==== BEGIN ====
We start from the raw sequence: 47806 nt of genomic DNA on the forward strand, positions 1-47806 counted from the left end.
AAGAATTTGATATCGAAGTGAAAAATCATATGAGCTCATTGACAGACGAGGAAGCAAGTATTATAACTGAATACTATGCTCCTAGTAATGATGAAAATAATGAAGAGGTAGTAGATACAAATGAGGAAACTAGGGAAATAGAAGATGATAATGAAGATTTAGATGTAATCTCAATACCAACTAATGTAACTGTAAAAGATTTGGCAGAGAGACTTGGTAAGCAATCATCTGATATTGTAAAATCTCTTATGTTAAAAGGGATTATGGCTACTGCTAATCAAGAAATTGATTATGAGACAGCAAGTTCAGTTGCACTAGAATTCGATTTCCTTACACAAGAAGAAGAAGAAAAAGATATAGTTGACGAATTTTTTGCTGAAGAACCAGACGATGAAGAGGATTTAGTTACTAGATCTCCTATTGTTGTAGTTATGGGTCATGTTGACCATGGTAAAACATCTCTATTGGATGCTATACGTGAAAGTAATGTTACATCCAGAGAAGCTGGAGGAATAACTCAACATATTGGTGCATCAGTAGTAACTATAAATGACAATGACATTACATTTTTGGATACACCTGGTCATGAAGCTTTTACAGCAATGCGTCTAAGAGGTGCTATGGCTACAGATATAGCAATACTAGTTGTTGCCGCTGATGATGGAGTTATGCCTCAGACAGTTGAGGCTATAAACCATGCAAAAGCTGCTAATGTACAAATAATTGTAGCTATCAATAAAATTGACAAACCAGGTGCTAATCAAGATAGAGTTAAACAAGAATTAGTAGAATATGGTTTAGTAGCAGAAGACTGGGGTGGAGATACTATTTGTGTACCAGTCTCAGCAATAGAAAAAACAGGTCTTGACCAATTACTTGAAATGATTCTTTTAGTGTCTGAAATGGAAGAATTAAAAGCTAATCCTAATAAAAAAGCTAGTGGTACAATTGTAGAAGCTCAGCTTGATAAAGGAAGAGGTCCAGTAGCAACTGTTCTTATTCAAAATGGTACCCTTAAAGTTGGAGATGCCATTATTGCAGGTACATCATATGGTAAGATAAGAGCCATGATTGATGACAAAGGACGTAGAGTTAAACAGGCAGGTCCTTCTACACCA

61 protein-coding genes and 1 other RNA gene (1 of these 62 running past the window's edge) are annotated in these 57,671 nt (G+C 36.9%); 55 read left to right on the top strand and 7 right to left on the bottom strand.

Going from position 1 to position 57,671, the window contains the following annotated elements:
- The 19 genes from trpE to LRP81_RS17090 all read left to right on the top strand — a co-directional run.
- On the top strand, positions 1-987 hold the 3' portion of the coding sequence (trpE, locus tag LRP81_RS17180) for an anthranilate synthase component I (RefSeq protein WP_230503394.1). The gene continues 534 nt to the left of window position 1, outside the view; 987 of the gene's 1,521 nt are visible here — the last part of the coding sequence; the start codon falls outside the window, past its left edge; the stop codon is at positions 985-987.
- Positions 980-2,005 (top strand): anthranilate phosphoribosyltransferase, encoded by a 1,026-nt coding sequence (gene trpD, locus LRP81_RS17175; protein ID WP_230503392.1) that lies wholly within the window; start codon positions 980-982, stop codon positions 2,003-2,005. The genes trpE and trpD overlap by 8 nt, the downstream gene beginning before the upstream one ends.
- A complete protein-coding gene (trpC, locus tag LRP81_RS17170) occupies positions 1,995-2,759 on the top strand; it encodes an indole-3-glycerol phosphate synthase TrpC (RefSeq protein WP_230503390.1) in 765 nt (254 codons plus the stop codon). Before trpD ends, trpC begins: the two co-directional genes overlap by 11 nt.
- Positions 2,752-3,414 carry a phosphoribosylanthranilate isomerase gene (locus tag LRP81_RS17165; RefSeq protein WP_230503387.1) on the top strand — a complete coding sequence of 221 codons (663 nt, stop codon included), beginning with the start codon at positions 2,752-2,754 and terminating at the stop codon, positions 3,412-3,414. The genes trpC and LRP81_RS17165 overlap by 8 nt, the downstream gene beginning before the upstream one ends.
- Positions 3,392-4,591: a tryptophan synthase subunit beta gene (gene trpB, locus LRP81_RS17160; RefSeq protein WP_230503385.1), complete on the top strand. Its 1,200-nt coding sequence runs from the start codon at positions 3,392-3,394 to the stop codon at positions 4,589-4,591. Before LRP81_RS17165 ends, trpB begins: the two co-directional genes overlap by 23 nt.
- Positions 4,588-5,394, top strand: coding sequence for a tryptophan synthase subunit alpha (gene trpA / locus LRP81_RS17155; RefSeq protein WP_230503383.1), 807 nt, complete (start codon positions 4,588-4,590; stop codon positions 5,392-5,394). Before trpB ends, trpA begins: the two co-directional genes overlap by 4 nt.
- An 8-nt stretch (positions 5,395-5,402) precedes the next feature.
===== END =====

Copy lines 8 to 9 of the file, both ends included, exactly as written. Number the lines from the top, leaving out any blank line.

- A complete protein-coding gene (trpC, locus tag LRP81_RS17170) occupies positions 1,995-2,759 on the top strand; it encodes an indole-3-glycerol phosphate synthase TrpC (RefSeq protein WP_230503390.1) in 765 nt (254 codons plus the stop codon). Before trpD ends, trpC begins: the two co-directional genes overlap by 11 nt.
- Positions 2,752-3,414 carry a phosphoribosylanthranilate isomerase gene (locus tag LRP81_RS17165; RefSeq protein WP_230503387.1) on the top strand — a complete coding sequence of 221 codons (663 nt, stop codon included), beginning with the start codon at positions 2,752-2,754 and terminating at the stop codon, positions 3,412-3,414. The genes trpC and LRP81_RS17165 overlap by 8 nt, the downstream gene beginning before the upstream one ends.